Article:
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Chapter 1 Introduction to Technical Analysis

Technical Analysis

Technical Analysis is the art of forecasting future price movement based on past price action, volume on a chart and applying various studies and indicators to it. Technical Analysis works across all timeframes i.e. intraday – daily – weekly or even yearly data and is applicable to stocks, indices, commodities, futures or any tradable instrument where the price is governed by the forces of supply and demand.

Use of Technical Analysis

It is a very effective tool to time the markets, i.e. determine the entry levels, the stop-losses, as well as the target levels. It takes into account everything (barring the ACTS of GOD) that is likely to impact the prices, including fundamental reasons, stock specific news, results, events affecting same sector’s stocks, political happenings and so on.

Bases of Technical Analysis

The three most important bases of Technical Analysis are:

  • Price Discounts Everything

  • Price Moves in Trend

  • History Tends to Repeat Itself

Price Discounts Everything

Technical Analysis assumes that the company’s fundamentals, along with broader economic factors and market psychology, are all priced into the stock, removing the need to actually consider these factors separately. This only leaves the analysis of price movement, which technical theory views as a product of the supply and demand for a particular stock in the market.

Price Moves in Trend

“Trade with the trend” is the basic logic behind Technical Analysis. Once a trend has been established, the future price movement is more likely to be in the same direction as the trend than against it.

History Tends to Repeat Itself

People have been using charts and patterns for several decades to demonstrate patterns in price movements that often repeat themselves. The repetitive nature of price movements is attributed to market psychology. In other words, market participants tend to provide a consistent reaction to similar market stimuli, over time.

Dow Theory

The Dow Theory is the oldest and by far the most publicized method of identifying major trends in the market. The goal of the theory is determine changes in the primary or major movement of the market. Once a trend has been established, it is assumed that it will exist until a reversal is proved. Dow Theory is concerned with the direction of a trend and has no forecasting value in terms of the trend’s ultimate direction or size.

Interpreting the Theory

The market discounts everything

The Dow Theory states that asset prices take into consideration all available information. Earnings potential, competitive advantage of a firm, management competence – all of these factors and more are priced into the market. The closing price reflects the aggregate judgment and emotions of all the market participants.

There are three kinds of market trends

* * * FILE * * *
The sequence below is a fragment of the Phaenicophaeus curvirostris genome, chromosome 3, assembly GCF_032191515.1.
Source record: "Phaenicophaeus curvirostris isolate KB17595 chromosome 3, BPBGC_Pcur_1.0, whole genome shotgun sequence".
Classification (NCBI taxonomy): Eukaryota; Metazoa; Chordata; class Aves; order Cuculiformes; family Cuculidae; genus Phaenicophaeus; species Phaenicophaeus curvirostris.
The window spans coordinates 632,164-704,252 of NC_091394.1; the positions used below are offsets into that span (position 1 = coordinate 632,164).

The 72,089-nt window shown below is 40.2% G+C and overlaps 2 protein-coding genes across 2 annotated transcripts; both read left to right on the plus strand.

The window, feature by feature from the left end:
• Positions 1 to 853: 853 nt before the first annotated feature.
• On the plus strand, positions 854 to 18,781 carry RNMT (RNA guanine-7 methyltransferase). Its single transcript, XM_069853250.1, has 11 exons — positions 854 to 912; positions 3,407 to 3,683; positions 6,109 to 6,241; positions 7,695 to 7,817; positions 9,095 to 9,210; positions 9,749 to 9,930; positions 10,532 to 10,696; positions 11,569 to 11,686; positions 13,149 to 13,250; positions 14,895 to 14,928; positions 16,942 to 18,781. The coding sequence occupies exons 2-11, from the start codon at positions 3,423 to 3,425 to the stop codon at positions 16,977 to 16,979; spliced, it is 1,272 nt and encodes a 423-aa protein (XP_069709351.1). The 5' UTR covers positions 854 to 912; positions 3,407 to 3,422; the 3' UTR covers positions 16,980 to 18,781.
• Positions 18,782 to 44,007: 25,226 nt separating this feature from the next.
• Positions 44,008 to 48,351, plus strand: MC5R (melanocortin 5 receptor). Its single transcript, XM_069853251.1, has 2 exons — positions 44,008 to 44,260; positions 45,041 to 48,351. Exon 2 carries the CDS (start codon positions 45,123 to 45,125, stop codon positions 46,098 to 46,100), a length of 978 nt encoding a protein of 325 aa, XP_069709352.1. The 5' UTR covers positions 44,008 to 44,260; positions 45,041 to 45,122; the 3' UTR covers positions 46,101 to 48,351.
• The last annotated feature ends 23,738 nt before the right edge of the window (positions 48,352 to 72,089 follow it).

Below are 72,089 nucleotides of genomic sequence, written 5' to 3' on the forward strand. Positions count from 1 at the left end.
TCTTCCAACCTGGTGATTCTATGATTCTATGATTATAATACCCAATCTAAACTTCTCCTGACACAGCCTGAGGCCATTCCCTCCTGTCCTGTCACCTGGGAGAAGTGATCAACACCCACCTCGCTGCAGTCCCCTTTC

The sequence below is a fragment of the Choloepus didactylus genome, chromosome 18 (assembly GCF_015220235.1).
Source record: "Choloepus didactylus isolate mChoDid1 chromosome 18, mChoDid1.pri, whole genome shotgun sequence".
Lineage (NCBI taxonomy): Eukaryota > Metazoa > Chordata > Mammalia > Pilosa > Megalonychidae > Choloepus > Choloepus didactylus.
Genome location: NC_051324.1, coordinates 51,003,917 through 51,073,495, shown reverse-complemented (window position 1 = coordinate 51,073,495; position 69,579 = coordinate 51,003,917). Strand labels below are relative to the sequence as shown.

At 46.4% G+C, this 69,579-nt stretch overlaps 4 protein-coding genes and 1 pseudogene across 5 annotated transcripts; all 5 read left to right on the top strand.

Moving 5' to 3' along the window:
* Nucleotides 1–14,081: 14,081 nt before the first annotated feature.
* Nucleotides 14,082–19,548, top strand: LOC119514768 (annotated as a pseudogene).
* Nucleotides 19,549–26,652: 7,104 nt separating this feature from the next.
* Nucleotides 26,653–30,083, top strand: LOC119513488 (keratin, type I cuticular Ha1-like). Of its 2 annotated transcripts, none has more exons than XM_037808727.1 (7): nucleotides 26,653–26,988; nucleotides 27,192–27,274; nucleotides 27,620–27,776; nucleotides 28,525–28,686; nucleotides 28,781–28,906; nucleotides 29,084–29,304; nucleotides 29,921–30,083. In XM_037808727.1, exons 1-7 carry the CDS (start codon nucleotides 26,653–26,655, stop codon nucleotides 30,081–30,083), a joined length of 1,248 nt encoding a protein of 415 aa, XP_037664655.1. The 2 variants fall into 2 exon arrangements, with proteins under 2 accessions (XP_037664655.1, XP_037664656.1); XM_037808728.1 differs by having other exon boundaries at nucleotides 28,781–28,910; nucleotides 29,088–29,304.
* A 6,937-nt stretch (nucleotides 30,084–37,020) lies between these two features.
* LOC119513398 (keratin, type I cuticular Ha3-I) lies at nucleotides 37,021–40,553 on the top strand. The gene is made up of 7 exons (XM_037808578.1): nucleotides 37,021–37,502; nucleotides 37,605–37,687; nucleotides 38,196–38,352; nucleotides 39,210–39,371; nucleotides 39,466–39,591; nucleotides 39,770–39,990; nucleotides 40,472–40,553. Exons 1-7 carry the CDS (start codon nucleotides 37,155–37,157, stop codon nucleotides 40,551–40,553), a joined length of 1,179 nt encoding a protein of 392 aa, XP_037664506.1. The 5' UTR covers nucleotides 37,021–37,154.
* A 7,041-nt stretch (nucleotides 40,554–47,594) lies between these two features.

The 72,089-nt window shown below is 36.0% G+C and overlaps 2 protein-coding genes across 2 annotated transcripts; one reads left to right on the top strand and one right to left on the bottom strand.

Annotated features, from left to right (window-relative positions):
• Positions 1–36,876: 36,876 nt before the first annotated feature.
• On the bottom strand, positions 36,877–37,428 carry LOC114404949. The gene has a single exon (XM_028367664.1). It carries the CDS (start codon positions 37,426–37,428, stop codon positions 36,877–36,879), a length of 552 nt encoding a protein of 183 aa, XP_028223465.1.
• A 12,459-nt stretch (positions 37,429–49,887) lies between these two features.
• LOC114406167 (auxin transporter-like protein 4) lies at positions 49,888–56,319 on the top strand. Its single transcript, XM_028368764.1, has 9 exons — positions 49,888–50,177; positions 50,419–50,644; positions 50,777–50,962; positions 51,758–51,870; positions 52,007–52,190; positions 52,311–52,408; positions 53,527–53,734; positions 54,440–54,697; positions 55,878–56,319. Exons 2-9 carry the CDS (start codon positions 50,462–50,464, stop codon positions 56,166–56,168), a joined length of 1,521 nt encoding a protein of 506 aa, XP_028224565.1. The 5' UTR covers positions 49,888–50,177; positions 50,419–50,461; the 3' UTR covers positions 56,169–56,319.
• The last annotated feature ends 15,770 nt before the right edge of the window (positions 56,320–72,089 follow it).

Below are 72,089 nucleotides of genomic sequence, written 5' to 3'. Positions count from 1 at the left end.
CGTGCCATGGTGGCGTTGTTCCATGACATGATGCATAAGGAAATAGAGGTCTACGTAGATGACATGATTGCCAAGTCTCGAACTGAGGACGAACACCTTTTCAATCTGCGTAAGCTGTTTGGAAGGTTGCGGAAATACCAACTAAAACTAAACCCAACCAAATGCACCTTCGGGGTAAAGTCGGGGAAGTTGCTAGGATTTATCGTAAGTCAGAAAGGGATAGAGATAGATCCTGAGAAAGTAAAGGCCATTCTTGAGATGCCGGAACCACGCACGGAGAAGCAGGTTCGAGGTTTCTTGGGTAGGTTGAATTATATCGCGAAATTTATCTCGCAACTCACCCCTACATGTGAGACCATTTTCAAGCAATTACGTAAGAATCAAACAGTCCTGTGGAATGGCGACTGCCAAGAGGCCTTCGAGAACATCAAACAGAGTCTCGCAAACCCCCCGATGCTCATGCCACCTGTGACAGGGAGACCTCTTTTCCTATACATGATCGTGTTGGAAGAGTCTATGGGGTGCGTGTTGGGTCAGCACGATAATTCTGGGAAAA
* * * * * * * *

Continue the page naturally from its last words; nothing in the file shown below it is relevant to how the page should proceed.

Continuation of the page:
Markets experience primary trends which last a year or more, such as a bull or bear market. Within these broader trends, markets experience secondary trends, often seen as a retracement against the primary trend, such as a pullback within a bull market or a rally within a bear market; these secondary trends last from three weeks to three months. Finally, there are minor trends that last less than three weeks, and are generally seen as noise.

Primary trends have three phases

A primary trend consists of three phases, according to the Dow Theory. In a bull market, these are the accumulation phase, the public participation phase and the excess phase. In a bear market, they are called the distribution phase, the public participation phase and the panic phase. 

Indices must confirm each other

In order to establish a trend, Dow Theory states that indices or market averages must confirm each other. Dow made use of two indices: the Dow Jones Industrial and Rail (now Transportation). A rise in Dow Jones Industrial would only be confirmed if the transportation average also confirmed the same, else there was no clear trend and we could witness a correction. The converse of this would also hold true.

Volume must confirm the trend

Volume should increase if price is moving in the direction of the primary trend, and should be light during a pullback. If volume picks up during a pullback, it could indicate trend reversal as more participants have turned bearish.

Trends persist until a clear reversal occurs.

Reversals in primary trends can be confused with secondary trends. Identifying whether a bull market is a reversal – the beginning of a bear market – or a short-lived correction to be followed by higher highs is difficult, and the Dow Theory advocates caution, insisting that reversal be confirmed.

Difference between technical and fundamental analysis

Fundamental Analysis is the method of evaluating a security by analyzing balance sheet, income statement, profit/loss, cash-flows and other financial/non-financial data about the company. Technical Analysis does not attempt to measure a security's intrinsic value, but instead uses charts and other tools to identify patterns that can suggest future price trend. It is a tool for timing the market i.e. entry and exit levels.

Technical or Fundamental

Techno fundamental approach is the one you should go by. It means you should use both.

  • Which security to trade – use Fundamental Analysis

  • When to trade – use Technical Analysis

Key Takeaways

  • Technical Analysis helps in identifying entry and exit points.

  • Technical Analysis basis a) Price Discounts Everything b) Price Moves in Trend c) History Tends to Repeat Itself.

  • Dow Theory is based on 6 basic tenants

  • Technical Analysis is best used to identify short terms trades

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